by Tara Swords
As vice president and CIO of Wake Forest Baptist Medical Center, Dee Emon spends her days immersed in the world of IT. But underlying all the talk of integrations and workflows and processes and data is the real reason she does her job: the patients.
Location: Winston-Salem, North Carolina
Revenue: US$2.4 billion
Vice President and CIO
Length of tenure: Three years
Education: MS in business and management, Cardinal Stritch University; BS in nursing, University of Wisconsin Oshkosh; Lean Six Sigma Black Belt Certification, Villanova University
Personal quote/mantra: “The path to becoming more effective resides in constantly challenging ourselves to simplify.”
For Emon, the connection between IT and patient care isn’t abstract; she’s a former nurse. After beginning her career directly caring for patients, she moved up the ranks to become chief nurse at a previous employer. But her love for technology made her the go-to person for IT questions, too.
Before selecting Oracle HCM Cloud, Wake Forest Baptist Medical Center Vice President and CIO Dee Emon and team spent a lot of time addressing the key question: was the cloud really the way to go?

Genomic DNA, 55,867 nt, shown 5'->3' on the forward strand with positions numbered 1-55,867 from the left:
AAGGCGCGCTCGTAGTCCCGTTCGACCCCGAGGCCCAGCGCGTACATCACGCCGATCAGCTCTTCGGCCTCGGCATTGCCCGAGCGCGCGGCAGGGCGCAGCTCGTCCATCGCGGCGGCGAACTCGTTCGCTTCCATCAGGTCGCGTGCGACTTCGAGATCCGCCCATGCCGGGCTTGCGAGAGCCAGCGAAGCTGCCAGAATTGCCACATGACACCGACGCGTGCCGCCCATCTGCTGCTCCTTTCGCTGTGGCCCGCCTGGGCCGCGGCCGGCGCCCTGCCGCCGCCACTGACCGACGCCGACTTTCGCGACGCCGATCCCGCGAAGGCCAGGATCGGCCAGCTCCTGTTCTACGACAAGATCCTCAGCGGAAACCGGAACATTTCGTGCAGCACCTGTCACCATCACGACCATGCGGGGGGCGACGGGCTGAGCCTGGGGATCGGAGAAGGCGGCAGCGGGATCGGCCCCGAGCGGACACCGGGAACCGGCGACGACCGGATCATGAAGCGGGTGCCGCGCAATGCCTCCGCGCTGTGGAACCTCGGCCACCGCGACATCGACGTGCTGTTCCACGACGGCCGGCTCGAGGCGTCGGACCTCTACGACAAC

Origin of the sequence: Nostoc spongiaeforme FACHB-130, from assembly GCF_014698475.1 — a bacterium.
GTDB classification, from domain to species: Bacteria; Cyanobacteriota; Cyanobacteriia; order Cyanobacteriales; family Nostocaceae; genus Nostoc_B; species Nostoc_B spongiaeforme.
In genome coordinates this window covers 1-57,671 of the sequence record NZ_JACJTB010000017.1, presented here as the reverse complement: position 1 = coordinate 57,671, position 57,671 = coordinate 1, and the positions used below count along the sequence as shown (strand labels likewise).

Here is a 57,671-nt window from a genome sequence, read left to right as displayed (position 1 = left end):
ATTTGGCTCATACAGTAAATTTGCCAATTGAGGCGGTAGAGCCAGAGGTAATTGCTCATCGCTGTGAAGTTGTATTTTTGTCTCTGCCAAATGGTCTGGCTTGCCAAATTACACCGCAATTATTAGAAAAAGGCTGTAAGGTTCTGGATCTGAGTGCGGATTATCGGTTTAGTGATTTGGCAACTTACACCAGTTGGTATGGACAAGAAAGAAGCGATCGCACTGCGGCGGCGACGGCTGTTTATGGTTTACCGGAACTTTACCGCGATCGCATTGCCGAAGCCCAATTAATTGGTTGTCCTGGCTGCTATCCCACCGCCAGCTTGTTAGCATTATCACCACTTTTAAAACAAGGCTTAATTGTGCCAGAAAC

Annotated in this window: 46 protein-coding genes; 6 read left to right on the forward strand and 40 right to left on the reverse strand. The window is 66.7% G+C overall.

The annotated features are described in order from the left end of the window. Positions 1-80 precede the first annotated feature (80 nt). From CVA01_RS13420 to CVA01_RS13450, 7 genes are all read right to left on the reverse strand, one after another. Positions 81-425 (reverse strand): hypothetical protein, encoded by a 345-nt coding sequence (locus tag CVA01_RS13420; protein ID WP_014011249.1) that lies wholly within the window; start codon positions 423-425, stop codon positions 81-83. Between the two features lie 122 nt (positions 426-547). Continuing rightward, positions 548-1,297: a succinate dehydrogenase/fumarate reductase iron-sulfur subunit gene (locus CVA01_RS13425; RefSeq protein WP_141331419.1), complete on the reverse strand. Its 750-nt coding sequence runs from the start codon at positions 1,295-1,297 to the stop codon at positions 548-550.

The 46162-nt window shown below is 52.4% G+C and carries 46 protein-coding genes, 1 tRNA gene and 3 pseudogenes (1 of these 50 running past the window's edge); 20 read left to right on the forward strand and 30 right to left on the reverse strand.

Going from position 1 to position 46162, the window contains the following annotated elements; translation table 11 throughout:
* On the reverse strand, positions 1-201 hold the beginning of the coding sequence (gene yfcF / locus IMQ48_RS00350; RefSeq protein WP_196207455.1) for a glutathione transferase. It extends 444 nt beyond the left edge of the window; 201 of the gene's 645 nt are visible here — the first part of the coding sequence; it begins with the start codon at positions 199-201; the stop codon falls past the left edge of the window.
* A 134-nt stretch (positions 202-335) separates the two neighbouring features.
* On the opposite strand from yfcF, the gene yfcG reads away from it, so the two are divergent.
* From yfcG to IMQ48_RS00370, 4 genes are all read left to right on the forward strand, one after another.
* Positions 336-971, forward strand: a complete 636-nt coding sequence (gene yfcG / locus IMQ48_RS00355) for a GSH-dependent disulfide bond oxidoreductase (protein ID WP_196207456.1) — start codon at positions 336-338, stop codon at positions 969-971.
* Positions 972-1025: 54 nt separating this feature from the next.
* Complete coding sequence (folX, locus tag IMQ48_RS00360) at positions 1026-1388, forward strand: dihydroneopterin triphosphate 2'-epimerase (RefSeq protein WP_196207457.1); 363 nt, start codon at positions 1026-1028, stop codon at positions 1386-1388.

Every year Wake Forest Baptist Medical Center serves nearly 400,000 patients throughout three hospitals and 286 clinics.
Wake Forest Baptist Medical Center’s Chad A. Eckes, Executive Vice President of Corporate Services and CFO, with Vice President and CIO Dee Emon
“I’m a systems thinker, so every time technology issues would come up, I became the person people would ask,” Emon says. “So by default, I’ve always been the business partner to IT in every organization I’ve worked at.” This background makes Emon the ideal person to guide a healthcare organization through such a big transition as the Oracle HCM Cloud implementation, because she’s able to help people stay focused on the true value of the project. In this case, she says, the true value is empowering people to stop wasting time on inefficient HR process and direct their time toward patients. “In our department, we continually talk about what we’re doing and how it impacts patient care,” Emon says. “What keeps me getting up and coming to work every day is trying to make the care better for patients, and this solution is going to allow people to focus on things that will actually move healthcare forward.”
Photography by Shutterstock